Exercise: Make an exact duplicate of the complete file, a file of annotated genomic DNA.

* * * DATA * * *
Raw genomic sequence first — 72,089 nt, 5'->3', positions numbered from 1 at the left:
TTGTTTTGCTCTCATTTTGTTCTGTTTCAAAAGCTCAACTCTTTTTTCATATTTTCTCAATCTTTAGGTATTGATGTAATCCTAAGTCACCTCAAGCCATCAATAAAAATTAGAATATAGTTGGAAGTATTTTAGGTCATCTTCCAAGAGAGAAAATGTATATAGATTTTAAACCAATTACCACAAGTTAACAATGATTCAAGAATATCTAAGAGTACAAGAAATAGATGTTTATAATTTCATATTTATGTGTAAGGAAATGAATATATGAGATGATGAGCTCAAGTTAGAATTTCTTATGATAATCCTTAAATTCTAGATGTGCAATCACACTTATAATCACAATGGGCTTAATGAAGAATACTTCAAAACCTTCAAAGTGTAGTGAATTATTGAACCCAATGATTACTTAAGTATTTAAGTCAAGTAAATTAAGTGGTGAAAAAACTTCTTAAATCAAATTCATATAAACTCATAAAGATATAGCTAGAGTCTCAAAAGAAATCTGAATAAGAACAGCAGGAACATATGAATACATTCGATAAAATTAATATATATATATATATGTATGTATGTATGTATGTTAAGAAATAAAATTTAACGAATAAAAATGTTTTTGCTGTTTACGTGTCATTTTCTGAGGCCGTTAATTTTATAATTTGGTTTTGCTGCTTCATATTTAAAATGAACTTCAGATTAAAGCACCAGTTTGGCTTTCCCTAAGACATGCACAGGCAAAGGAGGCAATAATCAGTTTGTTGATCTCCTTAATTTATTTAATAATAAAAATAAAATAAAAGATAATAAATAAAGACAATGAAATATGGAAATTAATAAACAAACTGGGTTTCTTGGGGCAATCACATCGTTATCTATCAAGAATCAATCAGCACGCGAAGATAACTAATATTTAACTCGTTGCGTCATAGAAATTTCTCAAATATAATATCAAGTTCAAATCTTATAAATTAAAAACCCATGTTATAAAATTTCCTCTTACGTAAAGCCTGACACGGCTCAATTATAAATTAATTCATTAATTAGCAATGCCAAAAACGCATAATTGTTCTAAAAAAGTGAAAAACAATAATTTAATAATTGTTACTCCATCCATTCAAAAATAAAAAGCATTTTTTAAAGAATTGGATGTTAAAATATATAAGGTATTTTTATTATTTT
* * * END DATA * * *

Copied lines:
Raw genomic sequence first — 72,089 nt, 5'->3', positions numbered from 1 at the left:
TTGTTTTGCTCTCATTTTGTTCTGTTTCAAAAGCTCAACTCTTTTTTCATATTTTCTCAATCTTTAGGTATTGATGTAATCCTAAGTCACCTCAAGCCATCAATAAAAATTAGAATATAGTTGGAAGTATTTTAGGTCATCTTCCAAGAGAGAAAATGTATATAGATTTTAAACCAATTACCACAAGTTAACAATGATTCAAGAATATCTAAGAGTACAAGAAATAGATGTTTATAATTTCATATTTATGTGTAAGGAAATGAATATATGAGATGATGAGCTCAAGTTAGAATTTCTTATGATAATCCTTAAATTCTAGATGTGCAATCACACTTATAATCACAATGGGCTTAATGAAGAATACTTCAAAACCTTCAAAGTGTAGTGAATTATTGAACCCAATGATTACTTAAGTATTTAAGTCAAGTAAATTAAGTGGTGAAAAAACTTCTTAAATCAAATTCATATAAACTCATAAAGATATAGCTAGAGTCTCAAAAGAAATCTGAATAAGAACAGCAGGAACATATGAATACATTCGATAAAATTAATATATATATATATATGTATGTATGTATGTATGTTAAGAAATAAAATTTAACGAATAAAAATGTTTTTGCTGTTTACGTGTCATTTTCTGAGGCCGTTAATTTTATAATTTGGTTTTGCTGCTTCATATTTAAAATGAACTTCAGATTAAAGCACCAGTTTGGCTTTCCCTAAGACATGCACAGGCAAAGGAGGCAATAATCAGTTTGTTGATCTCCTTAATTTATTTAATAATAAAAATAAAATAAAAGATAATAAATAAAGACAATGAAATATGGAAATTAATAAACAAACTGGGTTTCTTGGGGCAATCACATCGTTATCTATCAAGAATCAATCAGCACGCGAAGATAACTAATATTTAACTCGTTGCGTCATAGAAATTTCTCAAATATAATATCAAGTTCAAATCTTATAAATTAAAAACCCATGTTATAAAATTTCCTCTTACGTAAAGCCTGACACGGCTCAATTATAAATTAATTCATTAATTAGCAATGCCAAAAACGCATAATTGTTCTAAAAAAGTGAAAAACAATAATTTAATAATTGTTACTCCATCCATTCAAAAATAAAAAGCATTTTTTAAAGAATTGGATGTTAAAATATATAAGGTATTTTTATTATTTT